At the local epicenter of the COVID-19 pandemic, Metro Manila, the sharpest increase was recorded at 20.8 percent from just 9.3 percent in December 2019. This translates to 693,000 families who experienced involuntary hunger from February to April.

Note that two years prior to this pandemic, only 308,600 Metro Manila residents were found to be living below the poverty threshold by the Philippine Statistics Authority (PSA) in 2018.

Nutritionist Liezl Atienza, RND, PhD, who was also part of the same webinar, offers another insight that may decode our current eating habits. She says that at the onset of the COVID-19 pandemic, the World Health Organization (WHO) advised the public to strengthen their immune system through their diets, which influenced the way we buy and what we serve on our tables before and during the lockdown.

Moreso, WHO in Europe laid out specific guidelines on what to stock up and prepare during quarantine in the absence of access to fresh fruits and vegetables, which they suggest remain to be the best sources of much-needed nutrients. These include frozen produce, canned vegetables, whole grains and shelf-stable milk.

[READ: How to smartly stock up your pantry and household in a lockdown]

These, in turn, became the most stockpiled items in everyone’s grocery list next to rubbing alcohol, which is what toilet paper is to Americans.

A common scene at public markets during the pandemic. Some local government units have implemented mobile palengkes that rove all around the city and municipalities so people won’t have to leave their homes. Photo by Grig Montegrande/Inquirer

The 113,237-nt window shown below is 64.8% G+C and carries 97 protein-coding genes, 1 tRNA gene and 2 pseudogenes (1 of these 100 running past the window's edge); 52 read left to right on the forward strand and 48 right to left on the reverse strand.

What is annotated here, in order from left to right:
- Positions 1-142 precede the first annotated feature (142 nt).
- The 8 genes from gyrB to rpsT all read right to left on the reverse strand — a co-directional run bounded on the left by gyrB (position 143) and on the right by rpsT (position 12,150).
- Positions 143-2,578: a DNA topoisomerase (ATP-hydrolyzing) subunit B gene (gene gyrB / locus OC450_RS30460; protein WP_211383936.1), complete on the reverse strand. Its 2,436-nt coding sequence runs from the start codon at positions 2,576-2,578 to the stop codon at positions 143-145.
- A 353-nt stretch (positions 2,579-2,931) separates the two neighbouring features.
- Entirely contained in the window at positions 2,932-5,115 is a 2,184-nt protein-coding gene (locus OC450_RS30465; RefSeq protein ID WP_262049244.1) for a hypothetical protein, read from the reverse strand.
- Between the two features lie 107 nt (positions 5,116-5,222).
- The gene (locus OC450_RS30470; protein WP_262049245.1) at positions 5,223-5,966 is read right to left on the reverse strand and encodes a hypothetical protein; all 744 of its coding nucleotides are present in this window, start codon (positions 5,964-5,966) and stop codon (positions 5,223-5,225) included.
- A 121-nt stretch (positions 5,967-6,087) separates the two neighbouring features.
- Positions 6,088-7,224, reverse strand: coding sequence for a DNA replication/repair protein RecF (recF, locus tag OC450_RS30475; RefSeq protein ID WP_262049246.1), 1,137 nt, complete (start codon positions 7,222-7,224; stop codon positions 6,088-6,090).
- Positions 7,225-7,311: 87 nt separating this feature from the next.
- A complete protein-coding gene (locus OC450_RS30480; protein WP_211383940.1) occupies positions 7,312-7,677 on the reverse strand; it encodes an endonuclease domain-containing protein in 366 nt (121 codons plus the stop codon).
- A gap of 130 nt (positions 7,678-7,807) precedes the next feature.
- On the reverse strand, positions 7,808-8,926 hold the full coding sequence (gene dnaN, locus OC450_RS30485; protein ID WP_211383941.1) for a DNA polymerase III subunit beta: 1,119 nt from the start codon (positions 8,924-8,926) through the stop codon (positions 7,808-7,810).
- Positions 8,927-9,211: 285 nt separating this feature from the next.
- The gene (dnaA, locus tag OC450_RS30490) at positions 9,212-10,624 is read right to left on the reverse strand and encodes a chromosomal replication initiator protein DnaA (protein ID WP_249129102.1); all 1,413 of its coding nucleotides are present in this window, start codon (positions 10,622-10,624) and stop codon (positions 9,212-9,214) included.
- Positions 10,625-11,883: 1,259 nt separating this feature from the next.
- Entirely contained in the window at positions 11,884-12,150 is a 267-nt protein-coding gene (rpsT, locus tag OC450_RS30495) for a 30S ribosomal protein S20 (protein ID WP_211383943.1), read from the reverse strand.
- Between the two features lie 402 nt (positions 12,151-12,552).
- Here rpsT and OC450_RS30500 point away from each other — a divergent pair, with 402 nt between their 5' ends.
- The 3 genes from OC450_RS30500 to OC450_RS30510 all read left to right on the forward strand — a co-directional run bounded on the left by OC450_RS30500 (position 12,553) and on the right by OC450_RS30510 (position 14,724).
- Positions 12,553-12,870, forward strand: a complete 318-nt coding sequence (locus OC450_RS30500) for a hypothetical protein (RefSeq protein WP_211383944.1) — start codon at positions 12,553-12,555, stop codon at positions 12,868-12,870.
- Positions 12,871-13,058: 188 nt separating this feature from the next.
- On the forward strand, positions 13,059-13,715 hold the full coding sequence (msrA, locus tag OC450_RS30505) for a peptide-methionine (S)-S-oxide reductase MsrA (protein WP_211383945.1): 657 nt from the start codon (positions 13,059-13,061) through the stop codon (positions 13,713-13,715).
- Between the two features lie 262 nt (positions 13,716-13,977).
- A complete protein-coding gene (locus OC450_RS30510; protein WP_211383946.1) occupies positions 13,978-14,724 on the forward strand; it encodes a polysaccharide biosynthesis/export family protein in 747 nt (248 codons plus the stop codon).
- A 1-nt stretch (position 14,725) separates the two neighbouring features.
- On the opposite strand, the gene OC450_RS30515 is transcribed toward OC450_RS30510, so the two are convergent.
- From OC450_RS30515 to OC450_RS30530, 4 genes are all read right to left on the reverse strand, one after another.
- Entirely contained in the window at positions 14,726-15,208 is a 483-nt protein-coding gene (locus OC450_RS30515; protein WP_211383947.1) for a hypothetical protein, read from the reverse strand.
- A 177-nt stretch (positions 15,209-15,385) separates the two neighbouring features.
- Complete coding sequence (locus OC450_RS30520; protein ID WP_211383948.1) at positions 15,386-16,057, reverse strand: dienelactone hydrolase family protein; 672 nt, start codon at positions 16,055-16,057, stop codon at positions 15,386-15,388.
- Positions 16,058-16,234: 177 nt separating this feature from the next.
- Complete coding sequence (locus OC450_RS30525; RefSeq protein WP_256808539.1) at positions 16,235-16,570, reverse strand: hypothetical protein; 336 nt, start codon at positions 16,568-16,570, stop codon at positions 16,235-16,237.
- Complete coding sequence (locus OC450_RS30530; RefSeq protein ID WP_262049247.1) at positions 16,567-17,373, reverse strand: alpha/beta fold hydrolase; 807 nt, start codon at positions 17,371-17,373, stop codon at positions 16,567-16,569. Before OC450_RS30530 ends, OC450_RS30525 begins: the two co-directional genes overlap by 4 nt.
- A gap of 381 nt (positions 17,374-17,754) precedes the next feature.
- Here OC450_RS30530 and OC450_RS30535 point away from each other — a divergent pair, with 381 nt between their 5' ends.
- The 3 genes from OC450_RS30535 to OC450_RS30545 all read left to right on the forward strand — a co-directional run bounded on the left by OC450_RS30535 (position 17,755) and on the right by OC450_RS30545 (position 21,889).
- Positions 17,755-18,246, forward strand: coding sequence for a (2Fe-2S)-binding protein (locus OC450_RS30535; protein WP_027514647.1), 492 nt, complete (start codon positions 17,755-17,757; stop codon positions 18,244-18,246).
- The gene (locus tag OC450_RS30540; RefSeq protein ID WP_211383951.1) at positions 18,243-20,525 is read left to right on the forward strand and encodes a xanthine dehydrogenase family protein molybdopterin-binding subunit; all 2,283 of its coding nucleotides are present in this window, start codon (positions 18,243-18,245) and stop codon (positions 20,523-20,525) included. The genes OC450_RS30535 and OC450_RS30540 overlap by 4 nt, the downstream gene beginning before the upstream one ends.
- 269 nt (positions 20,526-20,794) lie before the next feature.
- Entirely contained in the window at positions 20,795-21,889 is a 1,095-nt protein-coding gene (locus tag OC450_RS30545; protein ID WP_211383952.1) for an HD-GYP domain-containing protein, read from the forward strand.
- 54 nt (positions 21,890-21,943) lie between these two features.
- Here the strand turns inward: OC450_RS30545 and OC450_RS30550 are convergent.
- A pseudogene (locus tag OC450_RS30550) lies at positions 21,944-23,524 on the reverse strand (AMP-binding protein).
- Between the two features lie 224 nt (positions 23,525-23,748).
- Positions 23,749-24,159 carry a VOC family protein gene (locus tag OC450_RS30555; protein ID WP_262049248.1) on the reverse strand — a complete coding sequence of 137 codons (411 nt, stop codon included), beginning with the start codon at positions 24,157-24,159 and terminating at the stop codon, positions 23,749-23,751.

Coincidentally, a story we published on online grocery shopping on the first day of the National Capital Region lockdown was our most-read article for weeks, which may offer insights as to why people back then shifted to online groceries delivery instead of braving long lines and risking contracting the virus by going outside.


At home, cooking

Before the boom of home cooking businesses—and some will argue, even now—people in quarantine were all about “(re)discovering” themselves in the kitchen, exploring new recipes or perfecting classics like banana bread, focaccia, and in the local culinary scene, pandesal, prompting the rise of the trend called quarantine baking.

Instagram food posts double as online protest placards with the hashtag #BakesChange, an initiative by sustainable strategy and creatives consultancy Tayo on Instagram with the goal of enticing food businesses, and home bakers and cooks to make socially-aware content through food.

Curiously, these carbohydrates-rich food are also what we consider comfort food, a wide-ranging category of homemade meals, dishes and high-calorie desserts that people associate with, well, comfort in times of distress—like this one we are in right now.

[READ: What’s ‘comfort food’ anyway?]

Freelance journalist Michael Snyder writing in the New York Times about how pandemics influence our food of choice, says this “shift” back to comfort food meticulously made by hand—and even the making of “artisanal foodstuffs” previously left to professionals—has replaced physical fitness as one sign of aspirational care.

But at the same time, he argues that it is nothing new. In fact, if we look back at the last pandemics in human history (black plague, influenza, HIV), following a sweeping health crisis, eating habits have always reverted back to what is considered “food for the soul”: food that are thought to cure our well-being by way of our appetite.

If you look closely at what we are consuming now in quarantine, it doesn’t fall far from what previous generations were preparing and eating in the past. Snyder’s speculation of what the characters in Italian writer Giovanni Boccaccio’s “The Decameron” were eating in the wake of the Black Death based on scholarly papers include crustless sliced white bread, whole-grain bread and multi-grain porridge for the common folk and dressed airborne birds “tinged with dye, suspended in aspic (a medieval invention) or stitched together into fantastical creatures” for the aristocrats.